As authorities struggled to keep order across this ruined city, the continuing strain from Hurricane Katrina (search) erupted when gunmen opened fire on a group of contractors and the state's largest newspaper lashed out at the federal government's response.
Despite the tensions, rescues of stranded residents continued Sunday as Coast Guard (search) helicopters picked up refugees and the flood waters began to recede, leaving the grisly task of collecting bodies.
Federal officials urged those still left in New Orleans to leave for their own safety. Large-scale evacuations were completed at the Superdome (search) and Convention Center.
The death toll across the Gulf Coast was not known. But bodies were everywhere: floating in canals, slumped in wheelchairs, abandoned on highways and medians and hidden in attics.
"I think it's evident it's in the thousands," Health and Human Services Secretary Michael Leavitt said Sunday on CNN, echoing predictions by city and state officials last week.
The Times-Picayune, in an open letter to President Bush, called for the firing of every official at the Federal Emergency Management Agency, saying they failed to rescue thousands of citizens stranded by Katrina.
"We're angry, Mr. President, and we'll be angry long after our beloved city and surrounding parishes have been pumped dry," the editorial said. "Our people deserved rescuing. Many who could have been were not. That's to the government's shame."
"Every official at the Federal Emergency Management Agency should be fired, Director Michael Brown especially," the letter said. "No expense should have been spared. No excuses should have been voiced."
One bright spot to the crisis was to the west, where neighboring Jefferson Parish was to allow residents back in Monday — as long as they show a valid ID proving residency, bring food, have a full tank of gas and don't drink the water.
Parish President Aaron Broussard warned the 460,000 residents that they would find all traffic signals destroyed, no open stores and a dusk-to-dawn curfew. He recommended that women not come alone.
Violence boiled over when 14 contractors on their way to help plug the breech in the 17th Street Canal came under fire as they traveled across a bridge under police escort, said John Hall, a spokesman for the Army Corps of Engineers. Police shot at eight people carrying guns, killing five or six, Deputy Police Chief W.J. Riley said. None of the contractors was injured, authorities said.
Besides the lawlessness, civilian deaths and uncertainty about their families, New Orleans' police have had to deal with suicides in their ranks. Two officers took their lives, including the department spokesman, Paul Accardo, who died Saturday, according to Riley. Both shot themselves in the head, he said.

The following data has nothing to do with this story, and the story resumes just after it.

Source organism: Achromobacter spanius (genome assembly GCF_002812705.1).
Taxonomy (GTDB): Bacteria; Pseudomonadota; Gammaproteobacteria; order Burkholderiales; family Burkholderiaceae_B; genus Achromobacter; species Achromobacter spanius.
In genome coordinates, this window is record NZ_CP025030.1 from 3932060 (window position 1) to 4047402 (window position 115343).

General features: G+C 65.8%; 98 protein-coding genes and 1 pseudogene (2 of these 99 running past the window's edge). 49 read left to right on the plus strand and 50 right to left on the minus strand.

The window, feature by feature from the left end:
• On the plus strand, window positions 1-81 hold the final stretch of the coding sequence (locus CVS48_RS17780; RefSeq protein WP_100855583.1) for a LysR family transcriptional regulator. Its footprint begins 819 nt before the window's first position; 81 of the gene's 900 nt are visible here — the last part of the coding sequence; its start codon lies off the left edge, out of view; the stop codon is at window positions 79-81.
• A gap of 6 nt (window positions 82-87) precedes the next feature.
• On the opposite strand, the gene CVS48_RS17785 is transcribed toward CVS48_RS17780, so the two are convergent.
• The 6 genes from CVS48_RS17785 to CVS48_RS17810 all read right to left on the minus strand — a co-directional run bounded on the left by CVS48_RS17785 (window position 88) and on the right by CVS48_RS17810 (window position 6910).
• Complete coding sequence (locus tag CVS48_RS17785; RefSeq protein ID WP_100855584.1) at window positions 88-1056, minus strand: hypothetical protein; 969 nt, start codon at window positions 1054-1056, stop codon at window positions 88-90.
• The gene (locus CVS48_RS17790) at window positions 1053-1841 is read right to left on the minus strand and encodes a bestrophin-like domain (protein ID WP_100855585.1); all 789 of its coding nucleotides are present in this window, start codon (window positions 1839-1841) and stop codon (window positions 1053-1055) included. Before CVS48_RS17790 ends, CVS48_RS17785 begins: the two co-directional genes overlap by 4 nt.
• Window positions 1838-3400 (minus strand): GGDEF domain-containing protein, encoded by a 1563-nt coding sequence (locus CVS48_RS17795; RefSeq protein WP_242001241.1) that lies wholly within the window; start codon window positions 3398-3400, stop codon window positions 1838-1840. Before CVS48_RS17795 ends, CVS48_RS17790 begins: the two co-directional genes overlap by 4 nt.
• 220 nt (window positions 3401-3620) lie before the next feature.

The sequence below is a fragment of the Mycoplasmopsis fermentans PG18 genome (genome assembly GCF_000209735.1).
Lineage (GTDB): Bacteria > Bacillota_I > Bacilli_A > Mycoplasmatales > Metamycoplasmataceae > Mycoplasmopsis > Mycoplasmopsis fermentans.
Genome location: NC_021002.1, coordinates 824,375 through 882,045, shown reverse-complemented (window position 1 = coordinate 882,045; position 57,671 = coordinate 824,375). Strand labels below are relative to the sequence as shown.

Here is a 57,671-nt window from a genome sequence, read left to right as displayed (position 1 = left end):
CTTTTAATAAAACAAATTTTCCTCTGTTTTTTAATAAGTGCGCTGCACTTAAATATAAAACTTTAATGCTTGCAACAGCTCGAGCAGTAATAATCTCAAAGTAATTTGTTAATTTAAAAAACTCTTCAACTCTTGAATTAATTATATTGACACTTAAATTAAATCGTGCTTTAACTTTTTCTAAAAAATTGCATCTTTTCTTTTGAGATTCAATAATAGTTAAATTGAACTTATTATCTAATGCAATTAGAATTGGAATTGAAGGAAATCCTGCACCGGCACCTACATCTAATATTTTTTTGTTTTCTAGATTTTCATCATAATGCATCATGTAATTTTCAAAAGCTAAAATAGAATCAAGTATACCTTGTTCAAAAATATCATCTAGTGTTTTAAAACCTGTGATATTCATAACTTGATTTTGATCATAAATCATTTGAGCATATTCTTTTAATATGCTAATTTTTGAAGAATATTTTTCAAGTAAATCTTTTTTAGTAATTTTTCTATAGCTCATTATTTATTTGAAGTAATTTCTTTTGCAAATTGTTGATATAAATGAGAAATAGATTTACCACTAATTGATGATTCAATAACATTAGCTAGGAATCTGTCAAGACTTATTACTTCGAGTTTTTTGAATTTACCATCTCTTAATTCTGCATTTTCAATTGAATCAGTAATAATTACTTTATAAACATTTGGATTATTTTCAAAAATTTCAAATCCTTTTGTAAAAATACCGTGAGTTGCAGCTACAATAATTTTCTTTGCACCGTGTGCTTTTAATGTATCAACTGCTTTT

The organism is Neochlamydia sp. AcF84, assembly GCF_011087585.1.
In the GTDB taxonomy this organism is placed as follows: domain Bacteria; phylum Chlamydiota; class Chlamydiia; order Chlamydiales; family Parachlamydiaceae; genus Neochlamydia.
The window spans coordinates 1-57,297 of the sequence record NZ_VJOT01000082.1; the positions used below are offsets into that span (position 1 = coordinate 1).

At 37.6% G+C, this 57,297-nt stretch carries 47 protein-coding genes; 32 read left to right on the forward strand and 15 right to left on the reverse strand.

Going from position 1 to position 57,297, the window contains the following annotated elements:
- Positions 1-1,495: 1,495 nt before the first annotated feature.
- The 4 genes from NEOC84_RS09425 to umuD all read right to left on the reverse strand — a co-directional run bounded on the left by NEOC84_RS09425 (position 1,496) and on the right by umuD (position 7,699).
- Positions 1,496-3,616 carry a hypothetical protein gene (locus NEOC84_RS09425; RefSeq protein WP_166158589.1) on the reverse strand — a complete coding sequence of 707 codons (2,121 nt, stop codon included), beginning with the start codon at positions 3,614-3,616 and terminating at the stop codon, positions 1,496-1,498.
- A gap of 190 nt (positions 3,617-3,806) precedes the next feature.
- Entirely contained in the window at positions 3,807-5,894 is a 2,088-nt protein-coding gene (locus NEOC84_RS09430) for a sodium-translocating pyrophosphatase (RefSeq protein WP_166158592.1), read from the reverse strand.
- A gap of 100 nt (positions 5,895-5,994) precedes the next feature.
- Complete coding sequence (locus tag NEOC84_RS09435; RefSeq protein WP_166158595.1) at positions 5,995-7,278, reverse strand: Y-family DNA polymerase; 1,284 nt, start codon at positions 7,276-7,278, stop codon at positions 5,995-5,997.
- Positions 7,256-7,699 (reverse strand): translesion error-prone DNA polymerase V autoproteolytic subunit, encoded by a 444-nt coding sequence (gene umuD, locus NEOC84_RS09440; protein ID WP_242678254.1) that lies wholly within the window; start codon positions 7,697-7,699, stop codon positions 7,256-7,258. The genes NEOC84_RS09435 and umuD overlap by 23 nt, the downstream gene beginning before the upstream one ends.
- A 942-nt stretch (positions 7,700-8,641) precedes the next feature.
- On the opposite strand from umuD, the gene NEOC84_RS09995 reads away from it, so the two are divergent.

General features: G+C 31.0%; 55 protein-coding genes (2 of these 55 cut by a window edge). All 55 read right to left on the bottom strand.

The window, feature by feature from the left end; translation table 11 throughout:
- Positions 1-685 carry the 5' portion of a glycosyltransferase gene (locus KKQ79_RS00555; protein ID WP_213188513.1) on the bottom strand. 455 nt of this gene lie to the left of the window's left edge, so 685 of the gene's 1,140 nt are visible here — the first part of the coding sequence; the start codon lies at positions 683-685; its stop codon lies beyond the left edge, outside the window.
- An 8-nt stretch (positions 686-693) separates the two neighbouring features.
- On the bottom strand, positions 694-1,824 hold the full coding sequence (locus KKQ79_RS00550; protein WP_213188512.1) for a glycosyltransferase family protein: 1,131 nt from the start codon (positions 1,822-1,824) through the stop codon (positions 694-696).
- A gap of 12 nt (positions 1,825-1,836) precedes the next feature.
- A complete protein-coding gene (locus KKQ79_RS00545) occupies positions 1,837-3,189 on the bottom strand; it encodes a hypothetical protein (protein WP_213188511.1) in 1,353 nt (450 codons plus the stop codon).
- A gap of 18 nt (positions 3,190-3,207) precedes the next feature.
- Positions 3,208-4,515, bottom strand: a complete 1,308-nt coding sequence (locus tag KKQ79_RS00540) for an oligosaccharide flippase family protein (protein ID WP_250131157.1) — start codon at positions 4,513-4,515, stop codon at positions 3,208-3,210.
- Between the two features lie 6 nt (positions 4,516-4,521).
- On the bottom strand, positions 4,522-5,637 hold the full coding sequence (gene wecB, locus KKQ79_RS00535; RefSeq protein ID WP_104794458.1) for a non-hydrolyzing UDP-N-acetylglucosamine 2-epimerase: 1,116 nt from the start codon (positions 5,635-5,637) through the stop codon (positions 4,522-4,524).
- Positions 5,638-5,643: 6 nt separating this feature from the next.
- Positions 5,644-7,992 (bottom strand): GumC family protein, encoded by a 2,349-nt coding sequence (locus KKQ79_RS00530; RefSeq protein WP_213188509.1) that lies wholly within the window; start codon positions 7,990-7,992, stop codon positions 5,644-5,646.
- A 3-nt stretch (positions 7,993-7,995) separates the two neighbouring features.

"I've got some firefighters and police officers that have been pretty much traumatized," Mayor Ray Nagin said. "And we've already had a couple of suicides, so I am cycling them out as we speak. ... They need physical and psychological evaluations."
At two of the city's damaged levees, engineers continued making repairs that would allow pumps to begin draining the floodwaters. "The water is receding now. We just have a long ways to go," Mike Rogers, a disaster relief coordinator with the U.S. Army Corps of Engineers, said Sunday.
Hundreds of thousands of people already have been evacuated, seeking safety in Texas, Tennessee and other states. With more than 230,000 already in Texas, Gov. Rick Perry ordered emergency officials to begin preparations to airlift some of them to other states that have offered help.
What will happen to the refugees in the long term was not known.
Amid the tragedy, about two dozen people gathered in the French Quarter for the Decadence Parade (search), an annual Labor Day gay celebration. Matt Menold, 23, a street musician wearing a sombrero and a guitar slung over his back, said: "It's New Orleans, man. We're going to celebrate."
In New Orleans' Garden District, a woman's body lay at the corner of Jackson Avenue and Magazine Street — a business area with antique shops on the edge of blighted housing. The body had been there since at least Wednesday. As days passed, people covered the corpse with blankets or plastic.
By Sunday, a short wall of bricks had been built around the body, holding down a plastic tarpaulin. On it, someone had spray-painted a cross and the words, "Here lies Vera. God help us."